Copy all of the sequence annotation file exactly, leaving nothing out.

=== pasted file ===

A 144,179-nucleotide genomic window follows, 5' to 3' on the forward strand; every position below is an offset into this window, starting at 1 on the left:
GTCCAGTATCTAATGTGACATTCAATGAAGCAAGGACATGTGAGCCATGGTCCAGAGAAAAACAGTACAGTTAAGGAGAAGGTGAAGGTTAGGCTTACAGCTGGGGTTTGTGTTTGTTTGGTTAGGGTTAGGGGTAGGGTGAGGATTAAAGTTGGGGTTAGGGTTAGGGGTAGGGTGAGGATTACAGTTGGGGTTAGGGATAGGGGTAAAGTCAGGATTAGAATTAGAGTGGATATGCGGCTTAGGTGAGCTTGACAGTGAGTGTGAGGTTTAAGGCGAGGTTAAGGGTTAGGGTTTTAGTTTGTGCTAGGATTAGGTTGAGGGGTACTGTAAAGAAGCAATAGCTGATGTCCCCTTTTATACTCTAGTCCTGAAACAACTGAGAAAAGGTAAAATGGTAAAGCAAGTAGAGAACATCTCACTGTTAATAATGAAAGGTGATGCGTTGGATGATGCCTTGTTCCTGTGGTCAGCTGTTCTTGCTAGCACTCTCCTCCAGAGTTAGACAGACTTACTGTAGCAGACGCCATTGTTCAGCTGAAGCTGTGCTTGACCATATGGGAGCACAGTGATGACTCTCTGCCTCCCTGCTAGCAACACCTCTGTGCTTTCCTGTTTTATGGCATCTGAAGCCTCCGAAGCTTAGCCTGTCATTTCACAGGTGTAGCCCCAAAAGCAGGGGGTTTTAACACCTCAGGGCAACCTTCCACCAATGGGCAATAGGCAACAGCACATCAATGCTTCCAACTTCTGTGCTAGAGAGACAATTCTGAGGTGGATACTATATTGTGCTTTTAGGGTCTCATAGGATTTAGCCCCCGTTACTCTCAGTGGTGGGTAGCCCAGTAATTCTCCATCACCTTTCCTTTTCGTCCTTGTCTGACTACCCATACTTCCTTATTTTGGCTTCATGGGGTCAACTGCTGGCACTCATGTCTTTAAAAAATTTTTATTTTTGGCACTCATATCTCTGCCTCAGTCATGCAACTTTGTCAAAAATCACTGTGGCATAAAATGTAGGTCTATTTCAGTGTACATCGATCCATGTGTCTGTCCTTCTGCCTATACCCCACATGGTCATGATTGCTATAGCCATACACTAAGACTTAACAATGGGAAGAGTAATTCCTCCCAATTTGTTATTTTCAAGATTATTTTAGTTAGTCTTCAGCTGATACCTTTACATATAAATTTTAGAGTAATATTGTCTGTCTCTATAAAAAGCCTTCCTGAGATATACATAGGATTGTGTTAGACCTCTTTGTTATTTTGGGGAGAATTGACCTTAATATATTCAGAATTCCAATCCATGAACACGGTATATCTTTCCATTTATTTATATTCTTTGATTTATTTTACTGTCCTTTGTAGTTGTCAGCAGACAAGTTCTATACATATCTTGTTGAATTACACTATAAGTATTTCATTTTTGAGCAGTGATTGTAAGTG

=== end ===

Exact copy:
A 144,179-nucleotide genomic window follows, 5' to 3' on the forward strand; every position below is an offset into this window, starting at 1 on the left:
GTCCAGTATCTAATGTGACATTCAATGAAGCAAGGACATGTGAGCCATGGTCCAGAGAAAAACAGTACAGTTAAGGAGAAGGTGAAGGTTAGGCTTACAGCTGGGGTTTGTGTTTGTTTGGTTAGGGTTAGGGGTAGGGTGAGGATTAAAGTTGGGGTTAGGGTTAGGGGTAGGGTGAGGATTACAGTTGGGGTTAGGGATAGGGGTAAAGTCAGGATTAGAATTAGAGTGGATATGCGGCTTAGGTGAGCTTGACAGTGAGTGTGAGGTTTAAGGCGAGGTTAAGGGTTAGGGTTTTAGTTTGTGCTAGGATTAGGTTGAGGGGTACTGTAAAGAAGCAATAGCTGATGTCCCCTTTTATACTCTAGTCCTGAAACAACTGAGAAAAGGTAAAATGGTAAAGCAAGTAGAGAACATCTCACTGTTAATAATGAAAGGTGATGCGTTGGATGATGCCTTGTTCCTGTGGTCAGCTGTTCTTGCTAGCACTCTCCTCCAGAGTTAGACAGACTTACTGTAGCAGACGCCATTGTTCAGCTGAAGCTGTGCTTGACCATATGGGAGCACAGTGATGACTCTCTGCCTCCCTGCTAGCAACACCTCTGTGCTTTCCTGTTTTATGGCATCTGAAGCCTCCGAAGCTTAGCCTGTCATTTCACAGGTGTAGCCCCAAAAGCAGGGGGTTTTAACACCTCAGGGCAACCTTCCACCAATGGGCAATAGGCAACAGCACATCAATGCTTCCAACTTCTGTGCTAGAGAGACAATTCTGAGGTGGATACTATATTGTGCTTTTAGGGTCTCATAGGATTTAGCCCCCGTTACTCTCAGTGGTGGGTAGCCCAGTAATTCTCCATCACCTTTCCTTTTCGTCCTTGTCTGACTACCCATACTTCCTTATTTTGGCTTCATGGGGTCAACTGCTGGCACTCATGTCTTTAAAAAATTTTTATTTTTGGCACTCATATCTCTGCCTCAGTCATGCAACTTTGTCAAAAATCACTGTGGCATAAAATGTAGGTCTATTTCAGTGTACATCGATCCATGTGTCTGTCCTTCTGCCTATACCCCACATGGTCATGATTGCTATAGCCATACACTAAGACTTAACAATGGGAAGAGTAATTCCTCCCAATTTGTTATTTTCAAGATTATTTTAGTTAGTCTTCAGCTGATACCTTTACATATAAATTTTAGAGTAATATTGTCTGTCTCTATAAAAAGCCTTCCTGAGATATACATAGGATTGTGTTAGACCTCTTTGTTATTTTGGGGAGAATTGACCTTAATATATTCAGAATTCCAATCCATGAACACGGTATATCTTTCCATTTATTTATATTCTTTGATTTATTTTACTGTCCTTTGTAGTTGTCAGCAGACAAGTTCTATACATATCTTGTTGAATTACACTATAAGTATTTCATTTTTGAGCAGTGATTGTAAGTG